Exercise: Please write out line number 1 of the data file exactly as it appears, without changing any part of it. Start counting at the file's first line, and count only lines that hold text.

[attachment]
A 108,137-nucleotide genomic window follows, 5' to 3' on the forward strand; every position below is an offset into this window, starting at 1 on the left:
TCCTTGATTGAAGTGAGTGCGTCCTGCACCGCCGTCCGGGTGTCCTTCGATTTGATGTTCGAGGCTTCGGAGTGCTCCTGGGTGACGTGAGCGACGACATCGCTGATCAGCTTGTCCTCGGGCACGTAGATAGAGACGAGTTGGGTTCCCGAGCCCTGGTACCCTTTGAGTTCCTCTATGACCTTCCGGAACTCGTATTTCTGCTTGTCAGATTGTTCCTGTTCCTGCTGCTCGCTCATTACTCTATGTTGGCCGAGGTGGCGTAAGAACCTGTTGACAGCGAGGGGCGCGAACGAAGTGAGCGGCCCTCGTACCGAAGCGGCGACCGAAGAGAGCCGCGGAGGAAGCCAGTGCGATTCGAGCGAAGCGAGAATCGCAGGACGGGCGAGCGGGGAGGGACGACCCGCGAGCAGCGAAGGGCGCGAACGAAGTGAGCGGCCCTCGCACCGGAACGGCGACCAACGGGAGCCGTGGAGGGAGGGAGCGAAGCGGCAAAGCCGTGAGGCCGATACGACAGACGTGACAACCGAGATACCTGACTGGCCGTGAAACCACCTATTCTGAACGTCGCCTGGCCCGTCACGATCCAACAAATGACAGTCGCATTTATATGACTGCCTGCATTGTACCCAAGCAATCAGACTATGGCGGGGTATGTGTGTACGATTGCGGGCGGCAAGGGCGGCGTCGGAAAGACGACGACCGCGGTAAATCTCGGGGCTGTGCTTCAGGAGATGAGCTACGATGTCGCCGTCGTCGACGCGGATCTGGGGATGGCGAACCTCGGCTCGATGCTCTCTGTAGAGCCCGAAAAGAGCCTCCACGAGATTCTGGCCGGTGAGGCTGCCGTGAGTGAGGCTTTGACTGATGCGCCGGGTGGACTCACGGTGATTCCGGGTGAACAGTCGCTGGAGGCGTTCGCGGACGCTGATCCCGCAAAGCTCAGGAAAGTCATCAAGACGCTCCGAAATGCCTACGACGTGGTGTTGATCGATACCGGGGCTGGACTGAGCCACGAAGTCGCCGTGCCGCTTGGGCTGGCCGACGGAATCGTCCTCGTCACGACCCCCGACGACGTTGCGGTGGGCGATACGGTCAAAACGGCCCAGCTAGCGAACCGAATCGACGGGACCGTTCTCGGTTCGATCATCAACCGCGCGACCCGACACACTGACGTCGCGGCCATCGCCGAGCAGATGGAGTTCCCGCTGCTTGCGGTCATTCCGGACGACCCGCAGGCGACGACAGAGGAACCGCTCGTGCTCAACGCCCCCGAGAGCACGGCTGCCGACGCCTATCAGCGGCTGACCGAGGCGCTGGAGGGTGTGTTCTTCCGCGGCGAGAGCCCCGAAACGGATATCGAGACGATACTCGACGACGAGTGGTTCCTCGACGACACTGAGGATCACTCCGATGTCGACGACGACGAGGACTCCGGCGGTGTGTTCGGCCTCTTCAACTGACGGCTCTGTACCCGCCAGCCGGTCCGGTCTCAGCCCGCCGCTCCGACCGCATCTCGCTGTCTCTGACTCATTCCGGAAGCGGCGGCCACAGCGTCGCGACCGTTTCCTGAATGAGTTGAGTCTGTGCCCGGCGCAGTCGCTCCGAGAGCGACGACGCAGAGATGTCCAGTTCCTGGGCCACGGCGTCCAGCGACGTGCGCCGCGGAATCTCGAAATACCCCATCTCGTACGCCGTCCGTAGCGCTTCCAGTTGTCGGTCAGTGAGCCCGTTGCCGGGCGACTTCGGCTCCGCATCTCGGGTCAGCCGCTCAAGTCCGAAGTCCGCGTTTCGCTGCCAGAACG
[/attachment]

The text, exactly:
A 108,137-nucleotide genomic window follows, 5' to 3' on the forward strand; every position below is an offset into this window, starting at 1 on the left: